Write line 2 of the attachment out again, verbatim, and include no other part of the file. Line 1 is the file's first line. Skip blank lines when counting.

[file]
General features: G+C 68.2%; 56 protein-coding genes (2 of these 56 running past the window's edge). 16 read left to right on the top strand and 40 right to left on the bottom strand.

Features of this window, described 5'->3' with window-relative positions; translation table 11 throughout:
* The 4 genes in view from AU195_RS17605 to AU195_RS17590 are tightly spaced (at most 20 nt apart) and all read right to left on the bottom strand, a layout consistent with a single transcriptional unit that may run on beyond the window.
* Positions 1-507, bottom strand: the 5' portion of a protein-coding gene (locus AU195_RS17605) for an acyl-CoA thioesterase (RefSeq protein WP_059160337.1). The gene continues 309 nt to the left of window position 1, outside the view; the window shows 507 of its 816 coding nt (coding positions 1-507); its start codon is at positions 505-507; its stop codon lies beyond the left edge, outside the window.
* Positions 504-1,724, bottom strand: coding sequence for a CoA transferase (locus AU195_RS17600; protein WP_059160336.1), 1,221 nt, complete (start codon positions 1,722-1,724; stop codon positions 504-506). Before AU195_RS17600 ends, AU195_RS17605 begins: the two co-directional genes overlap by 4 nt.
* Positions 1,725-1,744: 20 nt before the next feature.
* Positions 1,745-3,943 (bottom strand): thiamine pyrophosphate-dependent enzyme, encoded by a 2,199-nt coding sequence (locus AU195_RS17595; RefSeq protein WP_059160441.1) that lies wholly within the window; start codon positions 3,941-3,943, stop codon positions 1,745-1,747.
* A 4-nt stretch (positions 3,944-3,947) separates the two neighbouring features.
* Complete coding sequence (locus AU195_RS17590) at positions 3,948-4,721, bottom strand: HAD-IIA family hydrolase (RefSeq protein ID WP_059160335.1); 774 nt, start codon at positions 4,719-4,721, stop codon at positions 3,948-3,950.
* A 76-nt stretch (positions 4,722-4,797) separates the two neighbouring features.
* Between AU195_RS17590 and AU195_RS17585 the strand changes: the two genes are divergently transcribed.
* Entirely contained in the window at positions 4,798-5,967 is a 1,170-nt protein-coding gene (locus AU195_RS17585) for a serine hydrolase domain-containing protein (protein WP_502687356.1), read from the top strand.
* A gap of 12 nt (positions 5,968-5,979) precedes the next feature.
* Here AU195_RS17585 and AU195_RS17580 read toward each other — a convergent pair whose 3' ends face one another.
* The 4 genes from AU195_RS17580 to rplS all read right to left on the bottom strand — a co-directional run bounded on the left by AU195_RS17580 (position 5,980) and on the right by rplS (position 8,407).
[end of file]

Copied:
Features of this window, described 5'->3' with window-relative positions; translation table 11 throughout: